Tuesday, February 20, 2018

Day 10: Tractor Manufacturing in India

India has the worlds largest tractor market selling 600,000 units annually, compared to the USA with 200,000 annual tractor sales.  It makes sense that today was spent at International Tractors Limited (ITL), India’s 3rd biggest company, selling 85,000 tractors a year. Sonalika International tractor lines are exported to 90 countries with 15,000 units a year globally.  They just recently announced their launch into the U.S. market in partnership with Yanmar, a Japanese tractor builder, to share distribution centers and dealerships in the U.S.A. for these small tractors under the label “Solis”.  They currently have 25 dealerships established in the southeastern states like Georgia and Florida.

Starting in 1969, and focusing on “back to basics” and a tag line of “simple, solid, Solis”, their tractors are all small and low horse power ranging from 24-90 hp, to accommodate the smaller acreages and lower inputs.  Along with tractors, they have a line up of implements including self-propelled combines, disc plows, rotatory plows, mobile corn dryers, and cultivators. The Sr. Manger, Sajal Bagga and Chief Manager, Sundeep Kumar were our presenters for the day. 

ITL one of India’s fastest growing companies, being a billion US dollar company, with 5,000 employees and rolling out 500 tractors per day.  70% of the building process is done in house, including plastic injection molding and die sets for the 400 T – 1200 T press. All engines and transmissions are made in house.  No excessive “gadgets” are on these tractors, keeps them from expensive service needs and keeps the cost down.   Prices for these tractors ranged from $12,500 to $24,000.

A Solis garden tractor awaiting export to the United States in April this year.

We were given a tour of one of the main production campuses, which was just a small portion of the 53 acres making up ITL.  We followed the assembly of a tractor from beginning to end.  The first stop was the gear division and the motor assembly where parts are tested thoroughly before moving on.  In here 250 different types of components are made with 120,000 getting produced a month. Next, we went to the press shop, watching a 1200T press operate was a highlight along with feeling the floor moved when it pushed with all its force.  These machines were huge! 

From there, we entered the assembly building, we watched them bring up transmissions from the other building from under ground, and haul engines with cranes from above to attached to the base of the tractor.  Painting is also done in this building, 2 liters of paint is all that is used for each tractor.  We also saw the detailed inspection process of testing, and checklists to ensure each tractor is specific for the country its destined for.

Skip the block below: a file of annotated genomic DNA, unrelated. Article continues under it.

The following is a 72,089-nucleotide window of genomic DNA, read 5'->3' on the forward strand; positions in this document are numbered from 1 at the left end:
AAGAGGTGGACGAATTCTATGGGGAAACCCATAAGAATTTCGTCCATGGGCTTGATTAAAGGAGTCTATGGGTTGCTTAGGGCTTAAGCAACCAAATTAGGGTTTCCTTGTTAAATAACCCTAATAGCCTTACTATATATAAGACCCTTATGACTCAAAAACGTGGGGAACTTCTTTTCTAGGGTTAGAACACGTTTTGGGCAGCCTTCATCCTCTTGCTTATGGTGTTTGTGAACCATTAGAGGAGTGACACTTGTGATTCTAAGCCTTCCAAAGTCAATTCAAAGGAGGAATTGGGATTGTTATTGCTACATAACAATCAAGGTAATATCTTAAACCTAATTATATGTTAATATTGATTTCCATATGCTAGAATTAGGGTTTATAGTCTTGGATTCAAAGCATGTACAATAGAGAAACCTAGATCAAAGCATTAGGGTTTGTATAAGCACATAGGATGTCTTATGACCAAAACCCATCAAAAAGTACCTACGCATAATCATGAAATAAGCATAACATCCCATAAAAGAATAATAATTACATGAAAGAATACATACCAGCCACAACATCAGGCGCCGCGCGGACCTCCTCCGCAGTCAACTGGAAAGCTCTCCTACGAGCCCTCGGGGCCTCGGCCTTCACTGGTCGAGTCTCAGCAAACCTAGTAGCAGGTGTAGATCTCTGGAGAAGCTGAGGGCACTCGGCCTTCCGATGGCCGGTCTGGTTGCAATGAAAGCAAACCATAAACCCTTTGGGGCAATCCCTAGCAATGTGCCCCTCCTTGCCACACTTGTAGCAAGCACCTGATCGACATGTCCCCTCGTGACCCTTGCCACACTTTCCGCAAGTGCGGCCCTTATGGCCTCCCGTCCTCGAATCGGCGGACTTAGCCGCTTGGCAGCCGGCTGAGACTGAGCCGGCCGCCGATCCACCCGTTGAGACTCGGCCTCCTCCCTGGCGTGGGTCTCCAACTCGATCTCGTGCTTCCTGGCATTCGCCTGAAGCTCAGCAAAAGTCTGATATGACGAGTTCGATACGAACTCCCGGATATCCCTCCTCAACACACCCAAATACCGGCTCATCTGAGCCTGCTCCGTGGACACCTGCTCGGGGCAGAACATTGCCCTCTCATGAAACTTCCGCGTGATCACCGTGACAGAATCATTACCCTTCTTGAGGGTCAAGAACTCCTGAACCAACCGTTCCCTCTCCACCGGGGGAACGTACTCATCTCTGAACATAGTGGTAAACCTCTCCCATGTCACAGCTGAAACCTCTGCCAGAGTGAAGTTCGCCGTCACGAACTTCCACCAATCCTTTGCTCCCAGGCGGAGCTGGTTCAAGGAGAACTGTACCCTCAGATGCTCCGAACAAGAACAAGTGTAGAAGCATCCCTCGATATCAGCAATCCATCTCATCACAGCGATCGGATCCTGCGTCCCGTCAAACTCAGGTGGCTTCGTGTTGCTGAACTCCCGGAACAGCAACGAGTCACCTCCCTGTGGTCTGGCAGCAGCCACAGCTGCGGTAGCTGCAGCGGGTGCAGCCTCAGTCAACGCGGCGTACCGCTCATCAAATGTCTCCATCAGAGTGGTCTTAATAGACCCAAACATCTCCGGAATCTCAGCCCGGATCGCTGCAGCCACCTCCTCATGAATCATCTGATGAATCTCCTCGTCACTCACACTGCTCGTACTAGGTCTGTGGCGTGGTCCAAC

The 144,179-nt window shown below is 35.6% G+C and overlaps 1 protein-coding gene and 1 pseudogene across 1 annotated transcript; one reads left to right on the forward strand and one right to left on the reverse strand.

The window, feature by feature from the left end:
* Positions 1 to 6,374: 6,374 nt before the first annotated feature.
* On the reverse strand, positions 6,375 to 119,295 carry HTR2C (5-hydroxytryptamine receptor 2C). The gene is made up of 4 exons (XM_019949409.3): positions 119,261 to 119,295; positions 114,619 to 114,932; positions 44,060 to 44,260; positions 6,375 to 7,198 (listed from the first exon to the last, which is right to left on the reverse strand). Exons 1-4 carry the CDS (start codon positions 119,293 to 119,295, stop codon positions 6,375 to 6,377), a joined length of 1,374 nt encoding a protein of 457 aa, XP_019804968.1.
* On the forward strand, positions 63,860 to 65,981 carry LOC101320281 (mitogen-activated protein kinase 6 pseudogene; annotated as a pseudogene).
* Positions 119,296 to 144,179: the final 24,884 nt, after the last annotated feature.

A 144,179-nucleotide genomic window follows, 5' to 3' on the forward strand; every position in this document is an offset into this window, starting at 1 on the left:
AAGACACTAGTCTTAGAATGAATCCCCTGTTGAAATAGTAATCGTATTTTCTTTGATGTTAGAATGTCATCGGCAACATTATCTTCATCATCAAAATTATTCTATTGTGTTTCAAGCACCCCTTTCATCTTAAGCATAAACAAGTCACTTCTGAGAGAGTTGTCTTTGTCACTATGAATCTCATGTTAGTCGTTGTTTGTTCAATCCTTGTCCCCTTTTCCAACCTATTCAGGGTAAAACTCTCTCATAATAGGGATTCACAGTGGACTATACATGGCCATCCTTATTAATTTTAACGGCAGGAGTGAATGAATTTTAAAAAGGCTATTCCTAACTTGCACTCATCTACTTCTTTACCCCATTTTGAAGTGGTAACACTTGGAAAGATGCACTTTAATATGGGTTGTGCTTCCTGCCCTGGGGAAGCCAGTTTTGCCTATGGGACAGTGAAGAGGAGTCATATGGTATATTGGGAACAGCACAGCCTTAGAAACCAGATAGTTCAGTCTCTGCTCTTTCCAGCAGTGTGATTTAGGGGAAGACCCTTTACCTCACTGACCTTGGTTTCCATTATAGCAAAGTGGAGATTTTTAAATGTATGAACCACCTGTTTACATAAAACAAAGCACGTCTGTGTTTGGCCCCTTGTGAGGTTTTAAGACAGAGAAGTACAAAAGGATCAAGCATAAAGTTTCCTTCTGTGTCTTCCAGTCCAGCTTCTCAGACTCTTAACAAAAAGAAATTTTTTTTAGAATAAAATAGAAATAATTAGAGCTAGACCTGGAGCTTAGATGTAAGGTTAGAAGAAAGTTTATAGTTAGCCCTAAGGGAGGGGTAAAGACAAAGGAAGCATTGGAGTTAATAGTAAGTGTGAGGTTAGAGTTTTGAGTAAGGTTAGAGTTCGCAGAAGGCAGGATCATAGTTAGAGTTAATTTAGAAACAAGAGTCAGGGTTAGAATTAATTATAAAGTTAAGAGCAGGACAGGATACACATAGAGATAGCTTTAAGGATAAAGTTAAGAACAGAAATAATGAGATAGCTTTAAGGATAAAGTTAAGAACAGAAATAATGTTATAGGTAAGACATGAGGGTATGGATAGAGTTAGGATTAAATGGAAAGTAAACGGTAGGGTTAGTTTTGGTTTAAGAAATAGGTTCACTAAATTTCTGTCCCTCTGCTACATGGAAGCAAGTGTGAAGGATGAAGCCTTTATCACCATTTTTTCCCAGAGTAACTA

Rear axles and gears coming off the line.
Watching it through the assembly line and just like that, started up for the first time.
The tractors are simple and functional with no power shifting or levers.
They have power steering but manual controls for everything else.
Each tractor is put on a treadmill and run at full speed, throttle open for
45 minutes to heat the engine and test for any defects before it is approved for export.
The PTO is run and the hydraulics are put to the test as well to test RPMs
This was definitely one of the cleanest factory’s we have been in over here, also using more safety precautions than we have been seeing, safety signs were all over and have yellow painted drive and walk way areas.  But, there was no dress code, no hard hats, no safety goggles or earplugs, however they said accidents are only .02% a year.  Average starting wage for the employees is 10,000 rupies per month ($150 per month).  Bonuses are available and have the option to move up in the company.  This is one of the best jobs around the region, and most employees live in the local village. 

One thing we noticed is that no women were on the production line.  They will hire them but don’t have any applicants because women don’t do “technical” jobs.  Also, their wardrobe would be a danger to them. Women are employed by Sonalika, but mostly do office work or are in the Research and Development division.
After lunch we had the opportunity to test drive 4 of their tractors:  a 24 HP, 40HP, 50HP and a 90HP with each having a different implement behind it - a mulcher, disc, rotatory plow and a disc plow. We were able to see how well they handled the implement, how much power they had, how easy they were to operate, and make any general observations.  From there, they took us back to the main office and the ITL staff had questions for us.  They wanted to know what we liked and didn’t like about their tractors, and what we would recommend to make them more attractive for the U.S. markets.  We like the simplicity of use, ease of shifting and the size for the target market.  We didn’t like the turning radius and the roll bar was in the wrong place for some of us. They know for our area a cold start battery is needed, a plug heater needs to be added, a cab is necessary, GPS compatible is helpful and a few other things.

The SDARL women sure left an impression when they all drove
the various tractors.  Indian women don't often drive cars, let alone tractors.  
Bo Slovek taking a turn on the 40HP 2WD with a disc

Jason Warrington on the 40HP tractor.
Lacey Caffee trying out the 90HP tractor and plow
John Kleinjan on the 50HP 4WD tractor with a 3-bottom plow 
Rebecca Christmann was happy to try the tiniest tractor at 24 HP but with 4WD

It was a very interesting day to see the technology and marketing they are using to build a tractor that fits their small field sizes, and lower input farming practices.  Our hosts were wonderful and we greatly enjoyed our time at Sonalika.

Blog post written by Jason Warrington and Lacey Caffee


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